Only a health practitioner who has been the subject of a decision of a National Board can appeal that decision. There are, however, limitations on the type of decisions that can be appealed.
No other person can appeal a decision made by a National Board. This includes the person who raises a concern or a complaint, a patient or an employer or any other person.
A health practitioner can only appeal one of the following decisions (known as an appellable decision) made as a result of the complaints process.
A health practitioner can appeal a decision by a National Board to:
A health practitioner can appeal a decision by a panel to:
The appeal body is the ‘appropriate responsible tribunal’. A list of all the tribunals for every state and territory is available on this website.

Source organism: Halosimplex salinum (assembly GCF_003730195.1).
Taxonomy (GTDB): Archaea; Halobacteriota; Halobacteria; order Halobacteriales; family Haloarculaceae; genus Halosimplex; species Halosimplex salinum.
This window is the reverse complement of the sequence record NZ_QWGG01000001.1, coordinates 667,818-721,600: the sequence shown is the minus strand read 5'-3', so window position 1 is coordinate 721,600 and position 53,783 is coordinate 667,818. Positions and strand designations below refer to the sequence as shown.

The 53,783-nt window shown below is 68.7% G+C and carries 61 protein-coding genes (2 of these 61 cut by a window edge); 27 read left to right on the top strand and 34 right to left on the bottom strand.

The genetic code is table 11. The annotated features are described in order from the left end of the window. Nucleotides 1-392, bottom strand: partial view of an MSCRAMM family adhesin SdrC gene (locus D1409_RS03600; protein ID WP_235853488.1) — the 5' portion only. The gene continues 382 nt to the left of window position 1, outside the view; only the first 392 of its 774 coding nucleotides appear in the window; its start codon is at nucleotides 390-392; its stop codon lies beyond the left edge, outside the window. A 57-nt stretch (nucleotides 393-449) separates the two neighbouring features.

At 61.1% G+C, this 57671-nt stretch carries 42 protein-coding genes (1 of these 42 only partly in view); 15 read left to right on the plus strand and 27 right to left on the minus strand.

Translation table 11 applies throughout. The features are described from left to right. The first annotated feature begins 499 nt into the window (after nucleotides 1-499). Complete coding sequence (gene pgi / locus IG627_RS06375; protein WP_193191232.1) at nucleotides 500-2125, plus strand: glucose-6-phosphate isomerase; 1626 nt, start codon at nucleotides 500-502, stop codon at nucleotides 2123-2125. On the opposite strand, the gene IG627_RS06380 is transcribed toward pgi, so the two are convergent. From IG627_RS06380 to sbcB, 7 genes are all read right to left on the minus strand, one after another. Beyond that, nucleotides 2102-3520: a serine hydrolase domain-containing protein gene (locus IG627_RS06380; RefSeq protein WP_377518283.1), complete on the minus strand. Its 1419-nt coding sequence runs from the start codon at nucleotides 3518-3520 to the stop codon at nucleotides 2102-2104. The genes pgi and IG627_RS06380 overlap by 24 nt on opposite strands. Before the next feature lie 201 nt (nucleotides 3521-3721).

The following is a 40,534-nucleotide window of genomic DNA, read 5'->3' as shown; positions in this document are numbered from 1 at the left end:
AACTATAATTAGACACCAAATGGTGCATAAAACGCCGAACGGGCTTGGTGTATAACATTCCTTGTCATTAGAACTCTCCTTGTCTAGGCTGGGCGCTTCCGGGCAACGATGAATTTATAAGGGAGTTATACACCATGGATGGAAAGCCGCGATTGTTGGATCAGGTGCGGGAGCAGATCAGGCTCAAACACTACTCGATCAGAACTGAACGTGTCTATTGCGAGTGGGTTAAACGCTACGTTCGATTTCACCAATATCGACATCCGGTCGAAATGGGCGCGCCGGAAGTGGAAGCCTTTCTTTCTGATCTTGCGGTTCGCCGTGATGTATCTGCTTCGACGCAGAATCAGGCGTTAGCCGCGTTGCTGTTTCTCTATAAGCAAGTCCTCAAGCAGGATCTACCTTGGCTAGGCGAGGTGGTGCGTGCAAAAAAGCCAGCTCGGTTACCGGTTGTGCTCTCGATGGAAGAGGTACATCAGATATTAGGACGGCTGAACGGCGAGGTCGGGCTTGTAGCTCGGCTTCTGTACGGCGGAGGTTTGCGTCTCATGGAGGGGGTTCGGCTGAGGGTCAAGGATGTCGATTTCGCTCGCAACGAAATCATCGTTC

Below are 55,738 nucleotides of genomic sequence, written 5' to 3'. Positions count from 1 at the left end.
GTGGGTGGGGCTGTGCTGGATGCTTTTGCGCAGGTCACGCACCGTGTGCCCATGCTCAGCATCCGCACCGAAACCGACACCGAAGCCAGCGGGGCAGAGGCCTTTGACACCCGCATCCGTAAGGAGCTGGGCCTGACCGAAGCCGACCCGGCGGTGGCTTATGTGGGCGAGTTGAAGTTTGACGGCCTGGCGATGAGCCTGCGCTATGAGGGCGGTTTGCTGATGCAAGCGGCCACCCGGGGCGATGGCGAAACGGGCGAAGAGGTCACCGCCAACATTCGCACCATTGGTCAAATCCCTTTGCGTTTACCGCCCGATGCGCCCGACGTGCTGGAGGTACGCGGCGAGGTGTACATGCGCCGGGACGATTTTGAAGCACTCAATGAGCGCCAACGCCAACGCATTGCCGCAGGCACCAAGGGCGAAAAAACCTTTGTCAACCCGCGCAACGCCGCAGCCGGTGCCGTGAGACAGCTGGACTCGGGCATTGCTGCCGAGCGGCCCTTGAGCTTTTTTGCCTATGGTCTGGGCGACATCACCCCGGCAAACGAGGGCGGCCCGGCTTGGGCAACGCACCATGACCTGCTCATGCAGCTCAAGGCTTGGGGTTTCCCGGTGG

When a practitioner or student appeals against a decision of the National Board or panel to the responsible tribunal, the practitioner or student is called the appellant and the National Board is called the respondent.
Tribunal proceedings are generally open to the public and decisions are published on the tribunal’s website and elsewhere. AHPRA can also choose to publish a tribunal’s decision. Some tribunal proceedings are of interest to the community and the media. In some instances, the practitioner’s identity or a patient’s identity may remain confidential.
After hearing a matter, the responsible tribunal may:
The responsible tribunal may make any order about costs it considers appropriate. This includes ordering: